This Pythagorean desire can be observed in the work of Philolaus, fragment 4: “Indeed, it is the nature of Number which teaches us comprehension, which serves us as guide, and teaches us all things which would otherwise remain impenetrable and unknown to every man. For there is nobody who could get a clear notion about things in themselves, nor in their relations, if there was no Number or Number-essence. By means of sensation. Number instills a certain proportion. and thereby establishes among all things harmonic relations, analogous to the nature of the geometric figure called the gnomon; it incorporates intelligible reasons of things, separates them, individualizes them, both in limited and unlimited things.”
To sum up, according to the Pythagoreans, number is the guarantee of the immutable authenticity of Being, for it reveals the truth and makes no mistakes nor leads to illusions or errors. Or, in the words of Philolaus, “the nature of Number and Harmony are numberless, for what is false has no part in their essence and the principle of error and envy is thoughtless, irrational, indefinite nature. Never could error slip into Number, for its nature is hostile thereto. Truth is the proper, innate character of Number”.
Only Number can provide a solid foundation for a true scientific study. And who could deny that scientific progress finds its foundations in the Pythagorean thought?
Moreover, the number (arithmos) – for the Pythagoreans of a higher degree – was not only quantitative but qualitative and even transcendental.

Wednesday, December 10, 2014

What is the meaning of Philosophy? - Mario Ferreira dos Santos

There are not many philosophies but only THE Philosophy as ultimately defined by Pythagoras – in a geometry class while demonstrating a theorem – as the love of wisdom. He said the act of philosophizing must be ad more geometrico, with rigorous and apodictic demonstrations. If that were the procedure Philosophy would not be a matter of disagreement but of human closeness.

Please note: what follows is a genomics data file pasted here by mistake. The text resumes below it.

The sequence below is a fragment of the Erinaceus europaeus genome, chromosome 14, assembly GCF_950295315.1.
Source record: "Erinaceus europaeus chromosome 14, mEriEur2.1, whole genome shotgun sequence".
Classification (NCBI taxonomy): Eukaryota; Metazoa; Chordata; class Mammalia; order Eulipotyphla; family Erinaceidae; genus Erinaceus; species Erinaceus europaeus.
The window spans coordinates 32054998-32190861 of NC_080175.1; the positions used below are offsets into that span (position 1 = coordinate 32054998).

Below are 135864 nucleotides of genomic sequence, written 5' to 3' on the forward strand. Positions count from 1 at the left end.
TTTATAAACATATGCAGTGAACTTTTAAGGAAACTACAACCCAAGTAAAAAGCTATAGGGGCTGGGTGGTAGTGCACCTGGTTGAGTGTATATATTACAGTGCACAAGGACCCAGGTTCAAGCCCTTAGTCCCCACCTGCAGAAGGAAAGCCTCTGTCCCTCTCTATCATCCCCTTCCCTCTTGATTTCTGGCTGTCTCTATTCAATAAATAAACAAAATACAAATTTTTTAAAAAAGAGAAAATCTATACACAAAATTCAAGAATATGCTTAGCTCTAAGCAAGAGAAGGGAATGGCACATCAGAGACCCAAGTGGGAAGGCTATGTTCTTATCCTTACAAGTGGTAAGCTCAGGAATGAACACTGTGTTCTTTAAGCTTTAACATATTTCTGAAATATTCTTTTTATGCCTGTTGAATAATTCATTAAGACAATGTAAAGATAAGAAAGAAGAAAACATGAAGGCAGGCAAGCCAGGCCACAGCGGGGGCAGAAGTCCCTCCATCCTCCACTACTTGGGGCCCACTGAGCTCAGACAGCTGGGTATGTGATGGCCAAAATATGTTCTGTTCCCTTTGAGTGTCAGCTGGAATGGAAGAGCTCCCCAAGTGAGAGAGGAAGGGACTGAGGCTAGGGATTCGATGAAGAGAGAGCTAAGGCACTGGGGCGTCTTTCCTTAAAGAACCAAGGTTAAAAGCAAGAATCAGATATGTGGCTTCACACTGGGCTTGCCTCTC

Mathematics has no disagreements for the reason that it works in the speculative field and rigorous demonstration – even though some divergence can occur on the practical application side. It obviously cannot achieve an incommutable perfection – a perfect triangle is still relative – but it urges to provide Philosophy with another meaning and only a construction such as referred can generate a whole, positive and perennial Philosophy throughout centuries and millennia.
Philosophy was brought to us by Pythagoras, Socrates, Plato, Aristotle, the Scholastics, the great Persians. Nevertheless, our time undergoes a phase of confusion because aesthetes invaded Philosophy and the aesthetic or romantic spirit is destructive since it presumes Philosophy as subjective, personal.